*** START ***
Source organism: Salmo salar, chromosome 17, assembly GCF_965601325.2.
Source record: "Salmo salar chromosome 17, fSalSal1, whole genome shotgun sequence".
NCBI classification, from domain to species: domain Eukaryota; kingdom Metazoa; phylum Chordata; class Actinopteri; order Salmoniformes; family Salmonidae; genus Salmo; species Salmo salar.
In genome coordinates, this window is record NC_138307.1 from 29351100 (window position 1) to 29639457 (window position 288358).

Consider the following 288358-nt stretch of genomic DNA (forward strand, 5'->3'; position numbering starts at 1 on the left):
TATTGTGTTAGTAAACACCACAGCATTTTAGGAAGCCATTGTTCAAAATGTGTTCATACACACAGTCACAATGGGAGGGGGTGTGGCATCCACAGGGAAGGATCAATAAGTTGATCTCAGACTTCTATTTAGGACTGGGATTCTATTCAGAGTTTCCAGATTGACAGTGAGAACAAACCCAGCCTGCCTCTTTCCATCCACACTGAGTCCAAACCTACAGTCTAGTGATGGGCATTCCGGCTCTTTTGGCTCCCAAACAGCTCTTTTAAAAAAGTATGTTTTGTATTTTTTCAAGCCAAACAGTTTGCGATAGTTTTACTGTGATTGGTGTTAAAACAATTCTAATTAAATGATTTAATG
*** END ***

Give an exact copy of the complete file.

Source organism: Salmo salar, chromosome 17, assembly GCF_965601325.2.
Source record: "Salmo salar chromosome 17, fSalSal1, whole genome shotgun sequence".
NCBI classification, from domain to species: domain Eukaryota; kingdom Metazoa; phylum Chordata; class Actinopteri; order Salmoniformes; family Salmonidae; genus Salmo; species Salmo salar.
In genome coordinates, this window is record NC_138307.1 from 29351100 (window position 1) to 29639457 (window position 288358).

Consider the following 288358-nt stretch of genomic DNA (forward strand, 5'->3'; position numbering starts at 1 on the left):
TATTGTGTTAGTAAACACCACAGCATTTTAGGAAGCCATTGTTCAAAATGTGTTCATACACACAGTCACAATGGGAGGGGGTGTGGCATCCACAGGGAAGGATCAATAAGTTGATCTCAGACTTCTATTTAGGACTGGGATTCTATTCAGAGTTTCCAGATTGACAGTGAGAACAAACCCAGCCTGCCTCTTTCCATCCACACTGAGTCCAAACCTACAGTCTAGTGATGGGCATTCCGGCTCTTTTGGCTCCCAAACAGCTCTTTTAAAAAAGTATGTTTTGTATTTTTTCAAGCCAAACAGTTTGCGATAGTTTTACTGTGATTGGTGTTAAAACAATTCTAATTAAATGATTTAATG